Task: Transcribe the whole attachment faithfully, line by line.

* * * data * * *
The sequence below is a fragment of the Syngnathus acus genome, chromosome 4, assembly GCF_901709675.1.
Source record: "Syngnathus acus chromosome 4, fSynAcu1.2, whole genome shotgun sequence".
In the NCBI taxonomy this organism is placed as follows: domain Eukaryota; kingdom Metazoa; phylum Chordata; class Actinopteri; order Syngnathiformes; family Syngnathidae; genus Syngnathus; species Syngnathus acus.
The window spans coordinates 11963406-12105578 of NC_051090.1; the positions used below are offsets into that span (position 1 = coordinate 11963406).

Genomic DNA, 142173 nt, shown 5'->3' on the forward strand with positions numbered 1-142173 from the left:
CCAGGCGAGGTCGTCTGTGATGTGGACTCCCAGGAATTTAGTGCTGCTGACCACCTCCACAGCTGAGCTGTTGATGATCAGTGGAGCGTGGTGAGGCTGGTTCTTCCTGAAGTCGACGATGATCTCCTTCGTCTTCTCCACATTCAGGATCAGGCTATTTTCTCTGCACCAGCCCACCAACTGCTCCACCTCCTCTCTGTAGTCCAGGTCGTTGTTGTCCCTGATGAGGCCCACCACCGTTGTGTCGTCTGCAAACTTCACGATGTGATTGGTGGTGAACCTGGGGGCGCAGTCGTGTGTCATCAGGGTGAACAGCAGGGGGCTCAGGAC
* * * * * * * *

The sequence below is a fragment of the Syngnathus acus genome, chromosome 4, assembly GCF_901709675.1.
Source record: "Syngnathus acus chromosome 4, fSynAcu1.2, whole genome shotgun sequence".
In the NCBI taxonomy this organism is placed as follows: domain Eukaryota; kingdom Metazoa; phylum Chordata; class Actinopteri; order Syngnathiformes; family Syngnathidae; genus Syngnathus; species Syngnathus acus.
The window spans coordinates 11963406-12105578 of NC_051090.1; the positions used below are offsets into that span (position 1 = coordinate 11963406).

Genomic DNA, 142173 nt, shown 5'->3' on the forward strand with positions numbered 1-142173 from the left:
CCAGGCGAGGTCGTCTGTGATGTGGACTCCCAGGAATTTAGTGCTGCTGACCACCTCCACAGCTGAGCTGTTGATGATCAGTGGAGCGTGGTGAGGCTGGTTCTTCCTGAAGTCGACGATGATCTCCTTCGTCTTCTCCACATTCAGGATCAGGCTATTTTCTCTGCACCAGCCCACCAACTGCTCCACCTCCTCTCTGTAGTCCAGGTCGTTGTTGTCCCTGATGAGGCCCACCACCGTTGTGTCGTCTGCAAACTTCACGATGTGATTGGTGGTGAACCTGGGGGCGCAGTCGTGTGTCATCAGGGTGAACAGCAGGGGGCTCAGGAC